Time dependence on the absorption band intensities of free Si–OD and D-bonded Si–OD in DRIFT spectra was fitted to the non-linear curve using eqn (3) using r as one half of D50 listed in Table 2 with two free parameters, D and cD eq.

As a typical result, Fig. 6 presents the D2 gas exposure time dependence of the absorption band intensity evaluated for the free Si–OD and the D-bonded Si–OD in the CoSiO1/20 sample.

image file: d0qi01035a-f6.tif
Fig. 6 Si–OH/OD conversion of Co-doped amorphous silica with analytical Co/Si = 0.05 (CoSiO1/20 sample).

Each fitted line described the experimental data very well, suggesting that OH/OD conversions for both the free and H-bonded Si–OH investigated in this study were diffusion controlled. In the same manner, the D and cD eq were evaluated for both free and H-bonded Si–OH in the Co-doped amorphous silica samples (Fig. SI2), and the results are listed in Table 4. As shown in Fig. 7, the D(H-bonded) exponentially increased with the Co/Si atomic ratio and reached the maximum at Co/Si = 0.05, then decreased with increasing Co/Si atomic ratio. The D(Free) also exhibited a similar dependency on the Co/Si atomic ratio, however, at all the Co/Si atomic ratios, the D(H-bonded) was higher than D(Free). This suggested that the polar H-bonded Si–OH formed with the doped Co2+ accelerated the OH/OD conversion rate.

image file: d0qi01035a-f7.tif
Fig. 7 Co/Si atomic ratio dependence of the deuterium surface diffusion coefficient, D.
Table 4 Deuterium diffusion coefficient at the surface (D) and cD eq for polymer-derived amorphous silica and Co-doped amorphous silica synthesized in this study
Co-Doped SiO2 analytical Co/Si ratio (−) D (10−15 m2 s−1) C D eq (10−2 at%)
Free OX H-bonded Free H-bonded
0 6.1 9.5
0.01 3.2 4.8 4.9 3.5
0.03 5.3 7.9 4.0 3.7
0.05 7.6 15.6 5.8 6.3
0.18 5.5 9.1 5.1 4.1

To examine the Co/Si atomic ratio dependency of the D in more details, TEM observations were performed on the samples with measured Co/Si = 0.05 (CoSiO1/20 sample) and 0.18 (CoSiO1/8 sample), and the results were shown in Fig. 8 and 9, respectively. CoSiO1/20 and CoSiO1/8 samples were X-ray amorphous (Fig. 3(a)), and the selected area electron diffraction patterns shown in Fig. 8(a) and 9(a) supported the amorphous state of these materials. However, CoSiO1/20 samples sample exhibited some spots with darker contrast less than approximately 2 nm in size (Fig. 8(b)), and the size of the spots observed for the CoSiO1/8 sample was larger (Fig. 9(b)). As shown in Fig. S3(a), the CoSiO1/20 sample exhibited a narrow and unimodal spot size distribution, and the mean size was determined as 1.8 nm. On the other hand, the CoSiO1/8 sample showed a wider size distribution with a larger mean size of 3.4 nm (Fig. S3(b)). Then, STEM observation was performed for further analysis of the spots. The darker spots observed in the bright field (BF)-images (Fig. 8(c) and 9(c)) were highlighted with bright contrast in the annular dark-field (ADF)-STEM images (Fig. 8(d) and 9(d)), and the simultaneous electron energy loss spectroscopy (EELS) analysis for the spots shown in Fig. 9(d) resulted in the detection of Co2+ as indicated by the Co LIII/LII EELS ratio of ∼2 (Fig. 9(e)). This oxidation state of Co was well consistent with the result obtained by the XPS analysis (Fig. 3(b)).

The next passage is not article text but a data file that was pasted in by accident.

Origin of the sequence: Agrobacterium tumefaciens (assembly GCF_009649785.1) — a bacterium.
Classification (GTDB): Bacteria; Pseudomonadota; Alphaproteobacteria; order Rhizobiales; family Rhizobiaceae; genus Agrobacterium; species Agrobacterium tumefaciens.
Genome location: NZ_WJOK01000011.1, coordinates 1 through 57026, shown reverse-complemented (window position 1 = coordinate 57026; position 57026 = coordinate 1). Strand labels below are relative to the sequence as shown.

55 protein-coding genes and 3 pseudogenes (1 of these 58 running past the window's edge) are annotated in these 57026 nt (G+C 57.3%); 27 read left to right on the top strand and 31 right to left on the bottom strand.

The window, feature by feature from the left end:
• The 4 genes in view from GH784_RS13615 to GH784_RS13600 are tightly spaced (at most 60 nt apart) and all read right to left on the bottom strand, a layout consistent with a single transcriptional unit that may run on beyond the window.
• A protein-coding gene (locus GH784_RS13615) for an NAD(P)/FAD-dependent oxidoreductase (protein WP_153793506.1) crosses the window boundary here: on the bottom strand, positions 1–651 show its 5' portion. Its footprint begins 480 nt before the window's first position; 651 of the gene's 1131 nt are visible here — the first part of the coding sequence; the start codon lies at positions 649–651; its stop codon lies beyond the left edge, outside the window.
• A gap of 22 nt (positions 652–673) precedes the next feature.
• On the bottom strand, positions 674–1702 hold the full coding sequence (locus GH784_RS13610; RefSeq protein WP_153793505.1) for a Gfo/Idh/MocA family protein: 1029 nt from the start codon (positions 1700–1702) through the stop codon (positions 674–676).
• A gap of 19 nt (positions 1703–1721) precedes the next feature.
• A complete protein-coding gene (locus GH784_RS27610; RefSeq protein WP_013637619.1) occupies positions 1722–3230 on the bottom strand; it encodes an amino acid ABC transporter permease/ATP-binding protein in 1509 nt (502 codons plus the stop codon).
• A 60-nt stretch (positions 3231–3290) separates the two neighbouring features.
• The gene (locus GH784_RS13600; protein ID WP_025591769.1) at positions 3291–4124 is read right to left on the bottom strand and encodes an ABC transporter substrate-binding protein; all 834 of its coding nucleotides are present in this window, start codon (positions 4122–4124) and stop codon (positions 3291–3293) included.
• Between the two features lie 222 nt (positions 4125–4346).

image file: d0qi01035a-f8.tif
Fig. 8 Nanostructure observation of Co-doped amorphous silica with measured Co/Si = 0.05 (CoSiO1/20 sample). (a) TEM image and SAED pattern obtained from the image, (b) high-magnification TEM image (c) BF-STEM image and (d) ADF-STEM image.

image file: d0qi01035a-f9.tif
Fig. 9 Nanostructure observation of Co-doped amorphous silica with measured Co/Si = 0.18 (CoSiO1/8 sample). (a) TEM image and SAED pattern obtained from the image, (b) high-magnification TEM image (c) BF-STEM image, (d) ADF-STEM image and (e) EELS characterization for the spot with bright contrast in (d).

To study the Co(II)-cluster formation in more detail, HRTEM observation was performed on the samples with a lower Co/Si ratio below 0.05. However, these samples exhibited featureless nanostructures. Then, intensive STEM observation was performed. As a result, the CoSiO1/80 sample exhibited a trace amounts of bright spots with a size of about 1–2 nm under the ADF-STEM imaging mode (Fig. SI4). In the case of the CoSiO1/40 sample, it was also rare to find some spots suggested as Co(II)-cluster approximately 2 nm in size (Fig. SI5).

As shown in Fig. 7, H-bonded Si–OH groups played a key role in the acceleration of the OH/OD conversion rate. Since the parameter of cD eq reflected the number of Si–OH which was converted to the Si–OD at the sample surface, D values were plotted as a function of cD eq (Fig. 10). Consistent with the cD eq, the D(H-bonded) apparently increased, which indicated that the increase of the number of H-bonded Si–OH accelerated the OH/OD conversion rate of Co2+-doped amorphous silica. Moreover, as shown in Fig. SI6, the wavenumber of the H-bonded OH (ν(OH)/cm−1) in the Co-doped silica samples detected by the IR spectroscopy analysis (Table 3) decreased consistently with cD eq, i.e. the acidity (polarity) of the H-bonded OH increased with cD eq.

image file: d0qi01035a-f10.tif
Fig. 10 c D eq dependence of the deuterium surface diffusion coefficient, D.

As mentioned above, in the case using the conventional sol–gel technique for the synthesis of Co-doped SiO2, Co3O4 crystallization easily proceeds to afford the binary Co3O4–SiO2 composite.14,15 In the present study, amorphous Co(II)-nanocluster formation proceeded to some extent, however, at the Co/Si ratios ranging from 0.01 to 0.05, the concentration of Co2+ which modified the amorphous silica matrix network increased, i.e. number of hydrogen bonds by the doped-Co2+ (Si–OδHδ+⋯O–Co2+) shown in Fig. 4 increased consistently with the Co/Si ratio. This relation was successfully achieved through the present PDCs route: during the thermal conversion of polymer to inorganic compound, the molecular structure having the Si–O–Co bond was preserved to afford the Co2+-induced H-bonded OH group within the amorphous silica matrix.